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GIRLS' NIGHT OUT
:: Tender Trap :: Just Handshakes (We're British) :: Letters To Fiesta ::
26 March 2011 / Gullivers / Manchester
By Cath Aubergine

One of the strangest opening lines to a Wikipedia entry ever must be "Amelia Fletcher is a British singer, songwriter, guitarist, and economist." Another biographical note states "As chief economist her primary responsibility is to ensure that the economics carried out within the Office Of Fair Trading is of high quality and represents state of the art thinking". We honestly wouldn't know anything about that, but we do know that Underachievers Please Try Harder is of high quality and represents state of the art thinking in the field of indie pop music, and the economics is pretty damn spot on as well - just three quid in, even if one of the performers is a bona fide indie legend. Said indie legend being Ms Fletcher, long ago the leader of Talulah Gosh - the indiest indiepop band ever - and tonight appearing with her current band Tender Trap at the top of a bill celebrating girl-fronted alternative pop music in various forms.



First up are Manchester's own Letters To Fiesta who present a riot of colour and energy in the form of singer and synth player Anna Louisa Etherington and open their set with a tune ("Sunshine Song") that sounds like The Sparks gone indiepop. This, in case you were in any doubt, is A Very Good Thing. We first spotted this band playing to the breakfast crowd at last year's In The City where her assertive, wide-range singing fair shook us out of our hangovers and tonight she's on cracking form. Not just a great singer, she's bloody great in every way: the little outbreaks of unhinged dancing in between (or sometimes during) keyboard riffs and a real kind of punk attitude. Drummer Peter Gray is fantastic too - and we do enjoy the faces spectacle-wearing sticksmen have to pull to minimise slippage - while guitarist Tom Brydon and bassist Alex Redhead fill in what little space is left with a powerful post-punk noise. Every song is a belter - we particularly like the one that sounds like Wild Beasts only faster, which might be called "Hide Yourself " - and in all honesty Letters To Fiesta could go a very long way. We certainly hope so - this is music to make you smile and dance and generally make the world a brighter place.



Just Handshakes (We're British) have come from Leeds, where they're based, after already playing a gig there earlier in the day - and we rather suspect the bassist has been at the energy drinks on the way over, as after introducing the set with "This is our seventh from last song" he proceeds to babble about all manner of things every time a song stops. This is possibly to make up for the fact that singer Clara comes across as very shy and nervous, not even looking up from her keyboard until the second song. Now we could spend a paragraph describing their music, or we could just tell you that the Pull Yourself Together duo are having a shambly little dance right at the front... yes, this is twee-as-it-comes cutesy cake-and-teddybears indiepop which reminds us more of Japanese bands than anything in the British indiepop canon - and to be honest Clara could be singing in Japanese for all we know (unlikely, admittedly, given that she's a blonde white girl) as it's pretty hard to pick any words out.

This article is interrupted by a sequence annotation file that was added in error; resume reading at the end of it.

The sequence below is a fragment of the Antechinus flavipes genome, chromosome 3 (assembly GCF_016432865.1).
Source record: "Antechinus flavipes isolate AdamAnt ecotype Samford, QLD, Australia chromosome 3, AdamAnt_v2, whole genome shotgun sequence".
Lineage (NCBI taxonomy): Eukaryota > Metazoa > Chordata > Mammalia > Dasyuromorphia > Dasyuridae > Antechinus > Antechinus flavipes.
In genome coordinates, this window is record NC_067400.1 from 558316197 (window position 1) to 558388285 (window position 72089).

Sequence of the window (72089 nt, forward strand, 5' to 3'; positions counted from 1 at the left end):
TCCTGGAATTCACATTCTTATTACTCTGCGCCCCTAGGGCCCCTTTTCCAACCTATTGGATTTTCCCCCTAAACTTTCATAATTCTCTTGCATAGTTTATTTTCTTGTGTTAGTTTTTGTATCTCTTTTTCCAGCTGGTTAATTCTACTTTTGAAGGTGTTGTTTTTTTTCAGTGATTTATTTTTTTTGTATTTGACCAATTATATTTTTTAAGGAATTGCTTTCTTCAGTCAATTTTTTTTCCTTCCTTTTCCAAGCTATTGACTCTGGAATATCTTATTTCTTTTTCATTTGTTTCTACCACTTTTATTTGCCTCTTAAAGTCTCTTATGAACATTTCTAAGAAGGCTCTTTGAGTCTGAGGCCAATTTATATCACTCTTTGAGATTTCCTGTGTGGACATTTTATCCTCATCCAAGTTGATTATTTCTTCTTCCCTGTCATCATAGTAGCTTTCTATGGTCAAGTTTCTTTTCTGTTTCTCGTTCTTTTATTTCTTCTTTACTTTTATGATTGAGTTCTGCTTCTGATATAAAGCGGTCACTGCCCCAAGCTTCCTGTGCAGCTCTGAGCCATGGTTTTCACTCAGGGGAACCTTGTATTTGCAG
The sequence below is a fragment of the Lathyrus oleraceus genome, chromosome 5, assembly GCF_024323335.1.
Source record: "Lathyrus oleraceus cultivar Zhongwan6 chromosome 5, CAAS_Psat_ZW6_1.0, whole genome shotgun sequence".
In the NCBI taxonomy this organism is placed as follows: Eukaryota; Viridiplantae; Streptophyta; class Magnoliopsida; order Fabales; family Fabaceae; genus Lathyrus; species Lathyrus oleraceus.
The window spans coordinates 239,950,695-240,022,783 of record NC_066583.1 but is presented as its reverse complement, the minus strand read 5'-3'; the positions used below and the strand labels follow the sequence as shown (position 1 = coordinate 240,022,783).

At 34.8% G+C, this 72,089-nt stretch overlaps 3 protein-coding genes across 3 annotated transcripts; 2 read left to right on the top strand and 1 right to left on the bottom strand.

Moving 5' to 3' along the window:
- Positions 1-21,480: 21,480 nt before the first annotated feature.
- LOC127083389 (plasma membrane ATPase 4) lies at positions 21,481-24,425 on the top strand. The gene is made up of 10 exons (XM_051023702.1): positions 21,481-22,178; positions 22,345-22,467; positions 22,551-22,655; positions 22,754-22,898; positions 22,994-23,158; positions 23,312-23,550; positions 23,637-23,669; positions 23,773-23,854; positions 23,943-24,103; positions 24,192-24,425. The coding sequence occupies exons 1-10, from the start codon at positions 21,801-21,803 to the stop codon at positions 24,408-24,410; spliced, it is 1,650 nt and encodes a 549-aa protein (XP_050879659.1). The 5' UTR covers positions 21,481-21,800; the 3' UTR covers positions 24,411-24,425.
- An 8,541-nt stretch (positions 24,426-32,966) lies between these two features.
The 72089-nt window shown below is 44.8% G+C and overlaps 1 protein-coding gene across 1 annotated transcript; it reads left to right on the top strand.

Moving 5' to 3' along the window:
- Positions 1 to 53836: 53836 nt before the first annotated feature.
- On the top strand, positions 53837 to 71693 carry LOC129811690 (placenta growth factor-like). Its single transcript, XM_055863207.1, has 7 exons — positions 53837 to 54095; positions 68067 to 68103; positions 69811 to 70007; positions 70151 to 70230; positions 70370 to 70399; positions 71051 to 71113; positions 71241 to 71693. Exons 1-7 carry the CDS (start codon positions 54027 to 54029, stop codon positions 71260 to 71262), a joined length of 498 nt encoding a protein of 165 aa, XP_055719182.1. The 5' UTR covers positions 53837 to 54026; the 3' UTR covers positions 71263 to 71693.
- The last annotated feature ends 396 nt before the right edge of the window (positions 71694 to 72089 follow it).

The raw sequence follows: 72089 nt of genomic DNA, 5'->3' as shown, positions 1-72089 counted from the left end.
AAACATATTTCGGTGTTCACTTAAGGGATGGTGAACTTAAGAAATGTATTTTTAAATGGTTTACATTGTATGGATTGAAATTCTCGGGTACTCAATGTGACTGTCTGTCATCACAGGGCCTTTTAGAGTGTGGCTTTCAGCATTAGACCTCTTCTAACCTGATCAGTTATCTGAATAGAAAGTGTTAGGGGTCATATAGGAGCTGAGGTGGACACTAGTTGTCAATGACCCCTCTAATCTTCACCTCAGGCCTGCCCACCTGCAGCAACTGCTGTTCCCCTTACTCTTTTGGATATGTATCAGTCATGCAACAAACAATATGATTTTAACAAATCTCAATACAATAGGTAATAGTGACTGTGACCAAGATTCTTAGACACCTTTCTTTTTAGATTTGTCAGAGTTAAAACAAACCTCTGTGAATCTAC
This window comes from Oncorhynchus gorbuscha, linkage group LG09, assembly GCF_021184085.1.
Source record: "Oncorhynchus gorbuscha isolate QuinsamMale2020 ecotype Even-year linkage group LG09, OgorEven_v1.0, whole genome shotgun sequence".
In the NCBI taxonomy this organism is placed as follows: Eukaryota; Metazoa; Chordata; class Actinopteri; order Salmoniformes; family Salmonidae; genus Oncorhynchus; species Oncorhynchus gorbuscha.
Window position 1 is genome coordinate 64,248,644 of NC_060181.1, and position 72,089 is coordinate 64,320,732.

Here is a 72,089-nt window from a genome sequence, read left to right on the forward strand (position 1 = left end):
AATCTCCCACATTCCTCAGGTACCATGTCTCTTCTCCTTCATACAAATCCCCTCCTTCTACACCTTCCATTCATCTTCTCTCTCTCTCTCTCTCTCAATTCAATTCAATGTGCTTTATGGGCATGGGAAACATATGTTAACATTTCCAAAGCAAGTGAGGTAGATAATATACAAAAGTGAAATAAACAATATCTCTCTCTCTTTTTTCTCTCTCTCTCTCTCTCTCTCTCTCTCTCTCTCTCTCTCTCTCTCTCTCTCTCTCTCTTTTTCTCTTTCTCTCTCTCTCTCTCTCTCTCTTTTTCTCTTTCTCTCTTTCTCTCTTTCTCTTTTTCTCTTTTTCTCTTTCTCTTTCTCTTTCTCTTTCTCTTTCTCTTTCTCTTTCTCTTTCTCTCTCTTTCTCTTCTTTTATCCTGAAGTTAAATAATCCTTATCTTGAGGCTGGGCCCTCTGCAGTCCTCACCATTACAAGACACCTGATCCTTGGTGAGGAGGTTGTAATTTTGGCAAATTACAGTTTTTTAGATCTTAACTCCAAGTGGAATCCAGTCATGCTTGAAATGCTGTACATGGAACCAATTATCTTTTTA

Talulah Gosh were never one of my favourites back in the day - they were maybe just a little too twee for this indie kid who still really wanted to be a punk - but these days I have a lot of respect for Amelia Fletcher. For a start, while many of the male alumni of the 80s indiepop boom still ply their trade and thinning hair in new or reformed bands, most of the women have disappeared - jobs, kids maybe, but she's got all that and is still writing brilliant pop tunes and seems absolutely delighted to be standing on a stage banging a tambourine and singing to a bunch of people half her age (as well as a fair few fellow indie veterans - I'd guess the average age in here tonight is a little higher than most Underachievers nights!).



Tender Trap play a harder, fuzzier flavour of indie with a big dose of Phil Spector's girl group sound - you could tell, for instance, that drummer Katrina Dixon was playing standing up even if you couldn't see her - which puts them in the rather odd position of being contemporaries of the likes of Insect Guide and The Pains Of Being Pure At Heart who drew their influences from that glorious period of DIY pop of two and a half decades ago. "Someone said we sounded like the Breeders" says Amelia introducing a new song "and I don't think we do, but this one does" and it's true: they've incorporated a few more recent references into the sound - but overall there's little to suggest that this is 2011 and not 1986. Except I can have a booze drink and don't have homework to do tomorrow.... yay for being grown up!

the next Underachievers will be on 9th April and it's their third birthday! There'll be live performances from Mammal Club, Milk White White Teeth and a very special guest. Don't ask us, we don't know...


Resources:
Tender Trap
Just Handshakes (We're British)
Letters To Fiesta

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